The definition of a musician in music psychology: A literature review and the six-year rule

Diana J Zhang, Marco Susino, Gary E McPherson, Emery Schubert

Research output: Contribution to journalReview articlepeer-review

8 Citations (Scopus)

Abstract

The aim of this paper was to investigate if a general consensus could be established for the term “musician.” Research papers (N = 730) published between 2011 and 2017 were searched. Of these, 95 papers were identified as investigating relationships of any sort connected with a musician-like category (e.g., comparison of musically trained vs. non-musically trained people), of which 39 papers detailing comparative studies exclusively between musicians and non-musicians were analyzed. Within this literature, a variety of musical expertise criteria were used to define musicians, with years of music training (51% of papers) and years of music lessons (13% of papers) being the most commonly used criteria. Findings confirm a general consensus in the literature, namely, that a musician, whether or not selected a priori, has at least six years of musical expertise (IQR = 4.0–10.0 years). Other factors such as practice time and recruiting location of musicians were also analyzed, as well as the implications of how this definition fits in relation to the complexities surrounding the construct of the musician. The “six-year rule,” however, was robust overall.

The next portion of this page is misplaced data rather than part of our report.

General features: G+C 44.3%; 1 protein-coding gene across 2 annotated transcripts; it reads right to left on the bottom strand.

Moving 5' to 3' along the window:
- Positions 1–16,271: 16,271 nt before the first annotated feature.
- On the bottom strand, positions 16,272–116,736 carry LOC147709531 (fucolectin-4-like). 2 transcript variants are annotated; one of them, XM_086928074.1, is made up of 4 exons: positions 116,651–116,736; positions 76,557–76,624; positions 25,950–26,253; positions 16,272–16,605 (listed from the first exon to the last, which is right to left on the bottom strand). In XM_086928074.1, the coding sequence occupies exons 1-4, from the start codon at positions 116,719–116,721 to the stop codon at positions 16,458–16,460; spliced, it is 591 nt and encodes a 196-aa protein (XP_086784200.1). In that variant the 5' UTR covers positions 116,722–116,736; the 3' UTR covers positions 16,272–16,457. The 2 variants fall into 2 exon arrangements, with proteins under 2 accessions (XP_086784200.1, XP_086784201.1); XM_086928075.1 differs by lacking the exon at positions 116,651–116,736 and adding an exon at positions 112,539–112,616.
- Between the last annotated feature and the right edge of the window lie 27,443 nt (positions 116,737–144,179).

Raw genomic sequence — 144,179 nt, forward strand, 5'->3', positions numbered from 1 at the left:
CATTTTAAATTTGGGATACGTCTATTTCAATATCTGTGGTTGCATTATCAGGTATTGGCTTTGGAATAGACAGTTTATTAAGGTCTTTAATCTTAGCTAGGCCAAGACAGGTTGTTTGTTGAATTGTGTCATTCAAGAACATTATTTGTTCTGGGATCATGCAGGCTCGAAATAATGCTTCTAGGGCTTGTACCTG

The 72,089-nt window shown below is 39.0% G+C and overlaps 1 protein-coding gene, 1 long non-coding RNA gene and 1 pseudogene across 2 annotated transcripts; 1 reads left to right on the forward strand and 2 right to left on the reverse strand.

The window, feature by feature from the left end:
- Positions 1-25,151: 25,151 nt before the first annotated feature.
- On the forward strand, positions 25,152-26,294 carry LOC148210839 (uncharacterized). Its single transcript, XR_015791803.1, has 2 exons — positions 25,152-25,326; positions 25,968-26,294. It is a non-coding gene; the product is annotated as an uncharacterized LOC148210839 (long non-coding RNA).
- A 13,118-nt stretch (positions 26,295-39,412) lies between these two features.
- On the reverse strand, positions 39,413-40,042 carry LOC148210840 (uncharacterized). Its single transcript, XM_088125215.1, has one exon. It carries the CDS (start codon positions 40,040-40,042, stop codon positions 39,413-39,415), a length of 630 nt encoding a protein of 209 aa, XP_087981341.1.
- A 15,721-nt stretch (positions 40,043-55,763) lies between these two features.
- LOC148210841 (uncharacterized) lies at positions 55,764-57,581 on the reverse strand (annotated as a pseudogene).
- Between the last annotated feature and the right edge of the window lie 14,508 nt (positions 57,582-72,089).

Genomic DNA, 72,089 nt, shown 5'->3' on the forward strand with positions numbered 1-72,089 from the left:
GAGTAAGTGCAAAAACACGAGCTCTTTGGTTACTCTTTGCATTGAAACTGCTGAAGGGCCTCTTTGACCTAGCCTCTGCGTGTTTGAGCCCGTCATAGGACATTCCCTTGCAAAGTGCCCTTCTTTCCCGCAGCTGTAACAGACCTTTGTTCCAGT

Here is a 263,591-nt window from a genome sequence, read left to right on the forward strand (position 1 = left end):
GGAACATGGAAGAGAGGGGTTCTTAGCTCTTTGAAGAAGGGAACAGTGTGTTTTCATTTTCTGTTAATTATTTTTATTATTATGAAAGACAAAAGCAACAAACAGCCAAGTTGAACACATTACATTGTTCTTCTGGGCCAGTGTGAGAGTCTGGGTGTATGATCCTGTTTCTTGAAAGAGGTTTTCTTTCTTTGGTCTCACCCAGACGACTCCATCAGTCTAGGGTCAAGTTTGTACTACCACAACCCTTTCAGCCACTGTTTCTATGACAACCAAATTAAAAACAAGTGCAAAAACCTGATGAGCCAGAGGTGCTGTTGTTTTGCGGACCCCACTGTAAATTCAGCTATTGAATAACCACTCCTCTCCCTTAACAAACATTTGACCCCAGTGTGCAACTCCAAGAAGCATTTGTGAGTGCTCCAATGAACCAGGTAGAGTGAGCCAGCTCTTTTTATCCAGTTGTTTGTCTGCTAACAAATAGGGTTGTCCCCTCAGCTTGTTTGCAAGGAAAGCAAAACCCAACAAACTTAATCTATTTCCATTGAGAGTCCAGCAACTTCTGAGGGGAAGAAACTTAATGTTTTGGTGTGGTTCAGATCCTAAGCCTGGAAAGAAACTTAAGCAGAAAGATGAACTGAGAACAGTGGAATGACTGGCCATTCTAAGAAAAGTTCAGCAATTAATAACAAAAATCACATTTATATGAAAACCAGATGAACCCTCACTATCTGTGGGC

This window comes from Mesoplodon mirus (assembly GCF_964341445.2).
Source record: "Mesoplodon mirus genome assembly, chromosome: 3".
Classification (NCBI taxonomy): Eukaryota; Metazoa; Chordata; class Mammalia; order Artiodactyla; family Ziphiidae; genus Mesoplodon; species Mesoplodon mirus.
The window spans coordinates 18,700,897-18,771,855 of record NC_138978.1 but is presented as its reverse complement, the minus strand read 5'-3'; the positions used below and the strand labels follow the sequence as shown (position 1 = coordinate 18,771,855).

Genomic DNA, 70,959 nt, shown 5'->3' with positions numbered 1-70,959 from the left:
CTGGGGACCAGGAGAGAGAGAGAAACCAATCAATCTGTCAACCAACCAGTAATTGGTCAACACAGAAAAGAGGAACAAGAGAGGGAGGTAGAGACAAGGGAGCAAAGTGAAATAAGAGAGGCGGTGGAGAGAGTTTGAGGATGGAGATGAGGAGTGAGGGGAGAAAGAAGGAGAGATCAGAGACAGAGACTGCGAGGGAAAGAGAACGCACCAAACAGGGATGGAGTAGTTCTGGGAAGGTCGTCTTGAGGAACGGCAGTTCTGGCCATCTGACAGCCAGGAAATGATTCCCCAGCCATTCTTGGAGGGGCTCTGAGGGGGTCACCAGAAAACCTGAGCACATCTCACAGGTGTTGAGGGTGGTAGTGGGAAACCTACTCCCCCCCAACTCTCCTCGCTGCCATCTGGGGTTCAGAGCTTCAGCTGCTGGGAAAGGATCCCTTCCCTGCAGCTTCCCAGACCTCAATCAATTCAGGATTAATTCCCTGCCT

Original languageEnglish
Pages (from-to)389-409
Number of pages21
JournalPsychology of Music
Volume48
Issue number3
Early online date22 Oct 2018
DOIs
Publication statusPublished - 1 May 2020

Keywords

  • musician
  • definition
  • music training
  • music lessons
  • expertise
  • non-musician

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